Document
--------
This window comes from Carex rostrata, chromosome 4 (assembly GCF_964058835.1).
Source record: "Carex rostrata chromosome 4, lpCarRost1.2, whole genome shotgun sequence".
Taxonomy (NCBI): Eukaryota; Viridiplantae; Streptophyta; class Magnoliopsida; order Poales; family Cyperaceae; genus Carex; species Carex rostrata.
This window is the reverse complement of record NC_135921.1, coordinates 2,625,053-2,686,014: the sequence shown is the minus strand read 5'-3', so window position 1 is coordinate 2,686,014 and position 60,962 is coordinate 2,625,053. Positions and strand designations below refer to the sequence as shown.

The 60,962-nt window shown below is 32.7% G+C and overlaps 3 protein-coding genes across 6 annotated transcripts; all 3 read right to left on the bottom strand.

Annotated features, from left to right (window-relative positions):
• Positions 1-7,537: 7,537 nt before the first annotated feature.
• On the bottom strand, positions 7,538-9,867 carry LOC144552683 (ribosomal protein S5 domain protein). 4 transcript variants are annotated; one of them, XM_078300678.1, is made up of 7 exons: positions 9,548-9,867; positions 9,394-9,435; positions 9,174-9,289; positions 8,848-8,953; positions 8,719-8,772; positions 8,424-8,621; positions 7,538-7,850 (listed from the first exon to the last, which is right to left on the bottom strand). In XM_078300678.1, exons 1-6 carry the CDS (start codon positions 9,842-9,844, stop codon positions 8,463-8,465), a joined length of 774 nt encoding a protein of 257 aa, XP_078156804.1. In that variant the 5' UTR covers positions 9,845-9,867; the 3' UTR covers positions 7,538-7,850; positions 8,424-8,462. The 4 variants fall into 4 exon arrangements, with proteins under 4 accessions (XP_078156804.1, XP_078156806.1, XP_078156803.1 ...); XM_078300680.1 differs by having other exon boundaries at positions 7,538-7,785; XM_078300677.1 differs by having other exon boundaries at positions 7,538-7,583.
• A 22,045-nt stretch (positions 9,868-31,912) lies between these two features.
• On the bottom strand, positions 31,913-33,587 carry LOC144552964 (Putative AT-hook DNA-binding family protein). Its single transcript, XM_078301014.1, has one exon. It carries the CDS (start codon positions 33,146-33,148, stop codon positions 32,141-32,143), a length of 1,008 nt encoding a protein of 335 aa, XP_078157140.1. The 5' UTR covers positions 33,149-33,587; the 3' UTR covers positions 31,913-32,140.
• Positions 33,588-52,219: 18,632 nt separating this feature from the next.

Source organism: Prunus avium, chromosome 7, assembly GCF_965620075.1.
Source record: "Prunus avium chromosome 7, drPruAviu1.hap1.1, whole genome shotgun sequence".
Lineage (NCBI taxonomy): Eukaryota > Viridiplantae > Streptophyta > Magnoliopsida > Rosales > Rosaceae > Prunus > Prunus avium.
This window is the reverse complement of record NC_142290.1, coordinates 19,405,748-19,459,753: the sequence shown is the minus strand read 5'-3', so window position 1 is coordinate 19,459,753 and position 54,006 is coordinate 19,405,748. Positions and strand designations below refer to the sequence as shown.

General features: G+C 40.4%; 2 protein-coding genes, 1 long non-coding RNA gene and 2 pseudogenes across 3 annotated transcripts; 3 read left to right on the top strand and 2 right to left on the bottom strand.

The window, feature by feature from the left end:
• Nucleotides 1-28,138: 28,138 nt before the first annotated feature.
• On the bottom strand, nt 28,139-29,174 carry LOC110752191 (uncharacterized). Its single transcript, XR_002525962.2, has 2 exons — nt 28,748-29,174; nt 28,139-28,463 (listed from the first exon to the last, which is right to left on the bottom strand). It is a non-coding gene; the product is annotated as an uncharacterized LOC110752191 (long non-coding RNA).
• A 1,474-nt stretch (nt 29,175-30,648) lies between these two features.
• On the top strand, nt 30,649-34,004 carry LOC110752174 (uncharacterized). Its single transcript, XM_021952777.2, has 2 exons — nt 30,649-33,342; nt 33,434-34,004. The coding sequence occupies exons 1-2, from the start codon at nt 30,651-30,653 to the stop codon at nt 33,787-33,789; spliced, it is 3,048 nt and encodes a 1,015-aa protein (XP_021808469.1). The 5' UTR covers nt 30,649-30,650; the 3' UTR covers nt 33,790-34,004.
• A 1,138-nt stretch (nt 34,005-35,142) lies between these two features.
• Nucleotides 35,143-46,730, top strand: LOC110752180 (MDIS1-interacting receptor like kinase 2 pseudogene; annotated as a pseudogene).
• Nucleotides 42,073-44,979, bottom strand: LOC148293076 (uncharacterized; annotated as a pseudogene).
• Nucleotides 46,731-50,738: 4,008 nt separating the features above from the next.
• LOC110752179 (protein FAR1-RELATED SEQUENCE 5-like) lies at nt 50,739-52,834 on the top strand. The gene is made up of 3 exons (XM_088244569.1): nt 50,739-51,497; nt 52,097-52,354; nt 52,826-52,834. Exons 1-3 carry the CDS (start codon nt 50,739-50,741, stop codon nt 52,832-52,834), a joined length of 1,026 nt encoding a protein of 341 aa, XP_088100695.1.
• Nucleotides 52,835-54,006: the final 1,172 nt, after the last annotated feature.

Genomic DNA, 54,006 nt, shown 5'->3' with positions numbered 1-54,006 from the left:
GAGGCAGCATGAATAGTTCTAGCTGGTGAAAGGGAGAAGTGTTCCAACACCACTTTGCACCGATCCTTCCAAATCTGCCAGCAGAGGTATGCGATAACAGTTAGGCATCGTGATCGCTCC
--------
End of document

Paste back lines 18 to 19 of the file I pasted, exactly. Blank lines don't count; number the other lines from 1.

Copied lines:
• Nucleotides 1-28,138: 28,138 nt before the first annotated feature.
• On the bottom strand, nt 28,139-29,174 carry LOC110752191 (uncharacterized). Its single transcript, XR_002525962.2, has 2 exons — nt 28,748-29,174; nt 28,139-28,463 (listed from the first exon to the last, which is right to left on the bottom strand). It is a non-coding gene; the product is annotated as an uncharacterized LOC110752191 (long non-coding RNA).